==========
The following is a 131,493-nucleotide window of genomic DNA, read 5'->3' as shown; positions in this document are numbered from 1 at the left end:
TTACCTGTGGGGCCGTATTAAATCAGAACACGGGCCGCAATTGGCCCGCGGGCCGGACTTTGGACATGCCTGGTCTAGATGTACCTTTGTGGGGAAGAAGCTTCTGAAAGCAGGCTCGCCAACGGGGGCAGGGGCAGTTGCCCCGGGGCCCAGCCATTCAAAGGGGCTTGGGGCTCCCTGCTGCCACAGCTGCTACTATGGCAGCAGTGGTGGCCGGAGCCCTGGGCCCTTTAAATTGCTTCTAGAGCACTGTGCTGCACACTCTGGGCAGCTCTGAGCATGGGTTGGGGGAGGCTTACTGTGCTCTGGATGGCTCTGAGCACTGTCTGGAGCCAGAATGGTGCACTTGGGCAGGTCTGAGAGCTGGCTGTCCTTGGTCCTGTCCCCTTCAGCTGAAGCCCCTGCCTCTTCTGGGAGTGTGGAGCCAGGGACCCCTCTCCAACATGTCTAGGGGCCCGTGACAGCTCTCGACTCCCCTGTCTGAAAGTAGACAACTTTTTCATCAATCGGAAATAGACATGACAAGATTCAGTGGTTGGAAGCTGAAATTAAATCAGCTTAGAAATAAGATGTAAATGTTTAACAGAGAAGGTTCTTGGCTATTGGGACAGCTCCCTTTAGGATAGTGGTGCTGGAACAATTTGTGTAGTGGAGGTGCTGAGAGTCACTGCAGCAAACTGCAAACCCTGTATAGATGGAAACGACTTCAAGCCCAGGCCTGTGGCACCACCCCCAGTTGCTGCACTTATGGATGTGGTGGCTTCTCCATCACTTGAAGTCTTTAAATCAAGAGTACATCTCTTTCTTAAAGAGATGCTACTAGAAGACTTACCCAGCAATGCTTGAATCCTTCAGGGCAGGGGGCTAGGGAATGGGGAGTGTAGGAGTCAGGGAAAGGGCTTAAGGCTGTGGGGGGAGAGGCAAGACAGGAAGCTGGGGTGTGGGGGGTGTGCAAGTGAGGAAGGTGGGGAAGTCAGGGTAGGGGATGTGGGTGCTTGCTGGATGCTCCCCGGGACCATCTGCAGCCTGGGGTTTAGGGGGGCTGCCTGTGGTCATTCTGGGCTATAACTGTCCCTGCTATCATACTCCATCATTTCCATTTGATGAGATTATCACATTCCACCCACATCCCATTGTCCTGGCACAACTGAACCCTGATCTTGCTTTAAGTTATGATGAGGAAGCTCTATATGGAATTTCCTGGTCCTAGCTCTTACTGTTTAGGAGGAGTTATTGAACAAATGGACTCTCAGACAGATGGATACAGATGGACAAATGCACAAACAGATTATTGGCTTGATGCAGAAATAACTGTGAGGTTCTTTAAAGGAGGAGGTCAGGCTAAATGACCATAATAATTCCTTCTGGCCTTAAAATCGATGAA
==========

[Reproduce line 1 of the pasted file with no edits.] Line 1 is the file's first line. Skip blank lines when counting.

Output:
The following is a 131,493-nucleotide window of genomic DNA, read 5'->3' as shown; positions in this document are numbered from 1 at the left end: